The last paragraph makes it abundantly clear he is pushing a god-of-gaps 'science can't explain this so god did it' argument.

Of course baldly stating that makes one look a bit silly, so we resort to 'just saying' disingenuousness.
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#12 BillP

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Posted 15 July 2019 - 12:45 PM

Published in “America, The Jesuit Review” is all you need to know about editorial perspective......

 

As you recall I am sure...the Big Bang Theory originated from a Jesuit Cosmologist.  So only appropriate that they maintain interest in the theory.


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#13 BillP

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Posted 15 July 2019 - 12:49 PM

reread. think again.

Some of us do not need the re-read since we didn't get stuck on any of the various factions he pointed out.  When one gets "noodled" by a single point...then reread. wink.gif

 

Anyway, NONE of that is the point of this post, so hope that commenters will get past any of that and stay on-topic!  Again, the point is a mis-characterization by elements of science and lay alike that the Big Bang is about the "beginning" or "creation" of the universe.  It is not.  It is only about the early history.  Any testable theory on the beginning is not yet proposed, if even possible!


Edited by BillP, 15 July 2019 - 12:52 PM.

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#14 BillP

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Posted 15 July 2019 - 01:03 PM

An interesting response in the comments section. Apparently there is a slight disagreement between the words "origin" and "beginning".

 

J Cosgrove
8 hours 25 min ago

From Discover Magazine http://bit.ly/2Jyns5v

    I’ve come across many proposed alternatives to the Big Bang, but I’ve never seen one that deals honestly and comprehensively with the vast observational evidence that our universe had a hot, dense beginning about 13.8 billion years ago.

 

Yup...coming to a common agreement on exactly what one's speech means is no easy task.  So if the “conformal cyclic cosmology“ (CCC) model is correct, as example, the "beginning" or even "origin" of "our universe" might still be considered just the point of the more recent bang and not the potentially infinite number of previous cycles!  So indeed "origin" and "beginning" can be local frame things as well referring to simply "our" current state universe and not previous iterations in the case of that model.  To get one's language to be precise generally means it will not be very succinct. lol.gif  So I agree that nothing observationally suggesting the state prior to the bang, and "presumably" close in time to the bang, was hot and dense.  But no known way to answer I think of how long it may have been sitting in that hot-dense state, nor what ever might have been before.  So again, all we can see is the local early stages of the bang that produced what we see now.  Whatever was before is, or how long it was before, no way to know or test with our current state of things.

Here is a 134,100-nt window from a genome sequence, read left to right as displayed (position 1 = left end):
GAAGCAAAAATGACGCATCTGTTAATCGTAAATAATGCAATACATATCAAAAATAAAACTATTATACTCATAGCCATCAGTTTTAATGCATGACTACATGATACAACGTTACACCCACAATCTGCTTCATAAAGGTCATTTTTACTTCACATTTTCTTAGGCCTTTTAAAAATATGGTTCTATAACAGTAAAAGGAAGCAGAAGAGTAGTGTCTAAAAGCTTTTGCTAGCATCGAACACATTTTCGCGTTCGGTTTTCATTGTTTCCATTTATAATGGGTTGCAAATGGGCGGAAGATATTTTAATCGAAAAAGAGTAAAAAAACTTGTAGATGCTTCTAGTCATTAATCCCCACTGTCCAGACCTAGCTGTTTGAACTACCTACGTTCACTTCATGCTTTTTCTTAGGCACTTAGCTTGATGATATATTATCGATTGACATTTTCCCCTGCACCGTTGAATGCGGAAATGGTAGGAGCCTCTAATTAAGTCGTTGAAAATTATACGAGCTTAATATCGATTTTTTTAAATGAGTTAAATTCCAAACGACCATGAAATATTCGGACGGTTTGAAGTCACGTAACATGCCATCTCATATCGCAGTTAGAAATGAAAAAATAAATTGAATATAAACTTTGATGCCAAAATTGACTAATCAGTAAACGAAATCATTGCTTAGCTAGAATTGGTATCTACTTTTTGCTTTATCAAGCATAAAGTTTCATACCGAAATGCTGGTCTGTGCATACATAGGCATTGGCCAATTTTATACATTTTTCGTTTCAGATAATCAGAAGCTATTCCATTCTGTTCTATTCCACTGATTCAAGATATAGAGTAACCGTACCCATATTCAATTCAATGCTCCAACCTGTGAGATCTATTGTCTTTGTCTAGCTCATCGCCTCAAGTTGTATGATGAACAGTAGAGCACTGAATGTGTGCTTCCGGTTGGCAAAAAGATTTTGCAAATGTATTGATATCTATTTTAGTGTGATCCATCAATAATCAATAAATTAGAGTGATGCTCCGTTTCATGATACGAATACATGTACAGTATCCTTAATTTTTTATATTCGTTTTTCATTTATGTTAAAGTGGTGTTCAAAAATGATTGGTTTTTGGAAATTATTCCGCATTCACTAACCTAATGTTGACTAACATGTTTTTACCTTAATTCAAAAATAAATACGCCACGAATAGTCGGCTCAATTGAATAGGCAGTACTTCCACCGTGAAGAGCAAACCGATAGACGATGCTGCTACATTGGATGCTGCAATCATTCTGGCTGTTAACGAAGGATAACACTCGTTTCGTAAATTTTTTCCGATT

Edited by BillP, 15 July 2019 - 01:09 PM.

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#15 AstroKerr

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Posted 15 July 2019 - 06:13 PM

Some of us do not need the re-read since we didn't get stuck on any of the various factions he pointed out.  When one gets "noodled" by a single point...then reread. wink.gif

 

Anyway, NONE of that is the point of this post, so hope that commenters will get past any of that and stay on-topic!  Again, the point is a mis-characterization by elements of science and lay alike that the Big Bang is about the "beginning" or "creation" of the universe.  It is not.  It is only about the early history.  Any testable theory on the beginning is not yet proposed, if even possible!